Getting your sprites to move realistically requires a very basic knowledge of physics. Learn how Newton's laws of motion apply to game programming, and experiment by building an asteroids-like spacecraft.

Files used in this video:


Simple Physics - motion in space

Understanding acceleration and drag are the secret to realistic vehicle motion. Learn a simple mechanism for adding these features to your sprites.

Files used in this video:


Adding (kind of) realistic acceleration and drag

Drifting and skidding behavior can be quite difficult to program, but here you will learn a simple mechanism for creating fun skidding and drifting behavior for your sprites.

Files used in this video:


Drifting and Skidding made simple

Many games utilize some sort of gravitational pull. It turns out gravity is quite easy to implement when you understand force vectors. Learn to implement the type of gravity used in side scrollers and flying games.

Files used in this video:


Adding basic gravity

Orbital physics is rocket science, but it's really not that hard. Learn how a basic formula can build realistic orbits for a very fun game dynamic.

Files used in this video:


Fun with orbital mechanics

What good is a vehicle without a rocket launcher? Learn the basics of firing a missile or other projectile from a sprite. Also learn how to create a stream of bullets with a random spread and multiple bullets shotgun-style.

Files used in this video




Adding weapons and projectiles to sprites

Another aspect of animation is the use of a sprite sheet to combine multiple images to create animated characters. Learn how to build an animated character from a sprite sheet.

Files used in this video:



SpriteSheet animation
Physics and motion
10 questions
+ Going Mobile
5 lectures 49:01

HTML5 is great for mobile development. Look at a variation of the frog game designed for mobile use, and learn how to create games that work well on mobile devices, even when the device is not on the Internet. Learn also how to add an icon to a mobile web game.

Files used in this video:

mobile Frog Game (note this game is optimized for mobile devices - it may not work on a desktop machine.) Use save link to desktop on IOS to keep a local copy of the game.

cache.manifest The cache manifest file used when building this game.

Overview of Mobile HTML5 game development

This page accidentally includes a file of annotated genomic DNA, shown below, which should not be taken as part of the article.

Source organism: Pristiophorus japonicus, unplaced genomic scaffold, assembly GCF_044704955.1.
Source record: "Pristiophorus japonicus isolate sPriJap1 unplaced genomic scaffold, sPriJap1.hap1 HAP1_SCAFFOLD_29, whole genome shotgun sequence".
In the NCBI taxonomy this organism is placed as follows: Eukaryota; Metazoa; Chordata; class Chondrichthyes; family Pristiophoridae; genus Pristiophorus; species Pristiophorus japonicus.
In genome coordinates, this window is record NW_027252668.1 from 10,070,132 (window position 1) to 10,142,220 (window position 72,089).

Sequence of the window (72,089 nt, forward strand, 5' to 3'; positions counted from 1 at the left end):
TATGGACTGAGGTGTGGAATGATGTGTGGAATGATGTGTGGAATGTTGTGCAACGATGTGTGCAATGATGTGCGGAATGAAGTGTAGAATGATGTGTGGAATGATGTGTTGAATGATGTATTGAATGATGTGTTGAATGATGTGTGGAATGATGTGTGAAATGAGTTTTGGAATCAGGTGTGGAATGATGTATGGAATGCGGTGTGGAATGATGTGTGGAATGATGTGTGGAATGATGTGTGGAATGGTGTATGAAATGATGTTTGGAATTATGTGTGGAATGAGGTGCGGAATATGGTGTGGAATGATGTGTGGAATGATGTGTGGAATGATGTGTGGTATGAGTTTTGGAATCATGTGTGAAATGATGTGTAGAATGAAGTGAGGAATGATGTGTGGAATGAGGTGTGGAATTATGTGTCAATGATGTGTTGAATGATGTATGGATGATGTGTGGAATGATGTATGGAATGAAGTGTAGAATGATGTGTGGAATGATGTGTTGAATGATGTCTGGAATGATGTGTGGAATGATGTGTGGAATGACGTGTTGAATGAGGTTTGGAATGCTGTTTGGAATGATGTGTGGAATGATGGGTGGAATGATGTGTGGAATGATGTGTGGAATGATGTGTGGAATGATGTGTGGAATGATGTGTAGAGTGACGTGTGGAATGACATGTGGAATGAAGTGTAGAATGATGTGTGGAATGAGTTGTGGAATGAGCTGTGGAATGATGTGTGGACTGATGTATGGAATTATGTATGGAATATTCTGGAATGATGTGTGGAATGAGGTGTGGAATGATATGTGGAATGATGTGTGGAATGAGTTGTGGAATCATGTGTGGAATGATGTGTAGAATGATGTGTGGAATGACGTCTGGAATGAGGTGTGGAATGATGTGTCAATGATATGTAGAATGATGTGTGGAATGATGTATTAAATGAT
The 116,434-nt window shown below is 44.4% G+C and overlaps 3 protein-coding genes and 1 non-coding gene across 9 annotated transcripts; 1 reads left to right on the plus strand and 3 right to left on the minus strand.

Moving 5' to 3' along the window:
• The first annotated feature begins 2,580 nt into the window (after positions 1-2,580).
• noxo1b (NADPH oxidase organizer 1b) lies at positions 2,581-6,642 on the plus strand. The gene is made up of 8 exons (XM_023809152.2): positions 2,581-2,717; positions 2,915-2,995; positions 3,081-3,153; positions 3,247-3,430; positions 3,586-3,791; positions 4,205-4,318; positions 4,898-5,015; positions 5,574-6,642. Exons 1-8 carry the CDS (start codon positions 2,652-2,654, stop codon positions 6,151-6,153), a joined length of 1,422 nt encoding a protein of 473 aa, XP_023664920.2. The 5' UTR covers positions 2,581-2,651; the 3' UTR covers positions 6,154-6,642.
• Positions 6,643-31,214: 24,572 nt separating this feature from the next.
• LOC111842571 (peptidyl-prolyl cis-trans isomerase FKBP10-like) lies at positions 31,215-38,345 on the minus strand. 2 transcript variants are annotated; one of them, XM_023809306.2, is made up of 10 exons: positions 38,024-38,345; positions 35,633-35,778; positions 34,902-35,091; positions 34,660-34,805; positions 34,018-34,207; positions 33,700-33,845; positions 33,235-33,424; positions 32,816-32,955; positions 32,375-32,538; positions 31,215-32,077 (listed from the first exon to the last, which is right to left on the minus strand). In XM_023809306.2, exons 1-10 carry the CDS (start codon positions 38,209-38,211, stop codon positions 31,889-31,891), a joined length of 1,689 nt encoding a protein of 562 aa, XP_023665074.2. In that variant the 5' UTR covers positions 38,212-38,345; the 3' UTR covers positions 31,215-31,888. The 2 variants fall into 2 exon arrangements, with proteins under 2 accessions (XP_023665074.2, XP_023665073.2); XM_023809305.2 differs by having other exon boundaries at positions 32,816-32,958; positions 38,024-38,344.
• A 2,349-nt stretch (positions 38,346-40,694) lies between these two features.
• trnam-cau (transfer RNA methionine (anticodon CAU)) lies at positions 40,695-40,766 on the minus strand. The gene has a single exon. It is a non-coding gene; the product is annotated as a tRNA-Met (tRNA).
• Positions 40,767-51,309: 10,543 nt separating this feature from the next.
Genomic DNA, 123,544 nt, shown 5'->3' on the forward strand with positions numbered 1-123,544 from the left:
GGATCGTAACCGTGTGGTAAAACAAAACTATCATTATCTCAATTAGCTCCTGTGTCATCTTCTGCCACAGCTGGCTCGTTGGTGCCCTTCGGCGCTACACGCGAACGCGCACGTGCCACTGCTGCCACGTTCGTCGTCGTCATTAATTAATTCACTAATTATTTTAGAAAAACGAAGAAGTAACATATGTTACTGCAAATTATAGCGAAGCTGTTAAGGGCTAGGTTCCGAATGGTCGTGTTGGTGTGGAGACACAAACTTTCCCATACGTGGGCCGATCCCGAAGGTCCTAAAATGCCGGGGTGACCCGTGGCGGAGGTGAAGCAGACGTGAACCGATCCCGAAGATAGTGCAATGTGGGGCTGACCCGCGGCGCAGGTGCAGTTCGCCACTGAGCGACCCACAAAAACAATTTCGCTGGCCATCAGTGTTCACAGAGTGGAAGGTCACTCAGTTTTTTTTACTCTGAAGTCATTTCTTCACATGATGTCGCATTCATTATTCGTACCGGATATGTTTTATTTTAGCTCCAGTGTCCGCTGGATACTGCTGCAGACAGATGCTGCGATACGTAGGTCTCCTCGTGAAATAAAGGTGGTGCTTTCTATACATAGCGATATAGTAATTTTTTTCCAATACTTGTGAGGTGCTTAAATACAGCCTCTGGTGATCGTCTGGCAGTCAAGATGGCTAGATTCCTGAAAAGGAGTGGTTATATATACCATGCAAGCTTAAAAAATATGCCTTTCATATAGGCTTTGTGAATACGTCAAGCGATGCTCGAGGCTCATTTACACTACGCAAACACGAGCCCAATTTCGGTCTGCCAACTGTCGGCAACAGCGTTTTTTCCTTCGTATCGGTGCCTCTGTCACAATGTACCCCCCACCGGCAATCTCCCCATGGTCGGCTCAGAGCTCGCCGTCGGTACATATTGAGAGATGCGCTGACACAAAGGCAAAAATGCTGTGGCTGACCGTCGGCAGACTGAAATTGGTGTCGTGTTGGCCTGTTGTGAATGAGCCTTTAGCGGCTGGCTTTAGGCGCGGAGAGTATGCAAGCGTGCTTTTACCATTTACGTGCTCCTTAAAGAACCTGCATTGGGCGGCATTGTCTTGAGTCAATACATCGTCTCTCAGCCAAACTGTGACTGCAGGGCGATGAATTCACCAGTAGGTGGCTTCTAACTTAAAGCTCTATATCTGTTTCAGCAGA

To see your games on a mobile device, you'll need to post it to some kind of hosting service. Learn the basics of setting up such a service. Also, learn how to set the size and position of the scene to best fit your device screen.

Files used in this video:


Using a hosting service and setting the game size

Mobile devices do not support a mouse, and the touch interface isn't exactly like a mouse. Learn how you can treat the touch interface like a mouse, and how to add a simple button to your game.

Files used in this video:



Using buttons and the touch interface as a virtual mouse

Touch interfaces are often used as virtual joysticks. The simpleGame library has a virtual joystick object. Learn how to use it in a couple of ways. Learn how to build a convertible game that works with either a keyboard or a touch interface, and learn a clever technique for making the virtual joystick act just like the arrow keys.

Files used in this video:





Working with the virtual joystick

Many mobile devices come with a built-in accellerometer which can be used to detect the orientation of the device. Learn how to harness this feature in your games.

Files featured in this video:



Working with tilt interfaces
Going Mobile Quz
10 questions
+ SimpleGame in depth
4 lectures 40:15

Get an overview of the simpleGame library and the scene element.

File used in this video:

simpleGame documentation

Understanding the scene class

The sprite object is one of the key elements of simpleGame. Learn all of the methods and properties of this important object.

File used in this video:

simpleGame documentation

Using Sprites

SimpleGame includes a number of utility objects. Learn the various aspects of the sound system, the keyboard mechanism, and the timer object.

File used in this video:

simpleGame documentation

Using sounds, keyboard, and the timer

SimpleGame includes a number of useful elements for mobile game development. Learn how to use the touch interface, virtual joystick, and tilt interface.

File used in this video:

simpleGame documentation

Using the virtual joystick and accelerometer
SimpleGame.js in Depth
10 questions
  • Access to an HTML5 - compliant browser (Google Chrome 23 or greater recommended)
  • Access to a higher-end text editor (specific examples linked in course)
  • Any major operating system (Windows 7+, Mac OSX, Linux)
  • Comfort with middle school math (coordinate systems, basic arithmetic, some knowledge of angles)

Learn to build web and mobile games with HTML5.  Even if you have no experience in programming or web development, you can create your own games.

This course begins with a quick overview of web development in HTML5 and shows you the basic web framework used in all modern pages.  It then teaches essential programming concepts using the JavaScript language embedded in all modern browsers.

The course centers around a game engine designed especially to be easy to understand. The game engine and all the other tools needed for the course are completely free. You won't need to purchase anything to build great games.

By the end of the course, you'll be able to build 2D games on the web as well as on mobile devices like the iPad and mobile phones.  

Who this course is for:
  • Anyone interested in game development.
  • Web or programming experience is a bonus, but not required
  • Suitable for middle school, high school, or adult learners. Motivated younger students will also enjoy the course, but they may need help from an adult. Perfect course for kids and parents to take together!
  • We'll have fun, but making a game is complex, and requires a commitment of time and effort. You'll only get a lot out of this course if you put a lot in.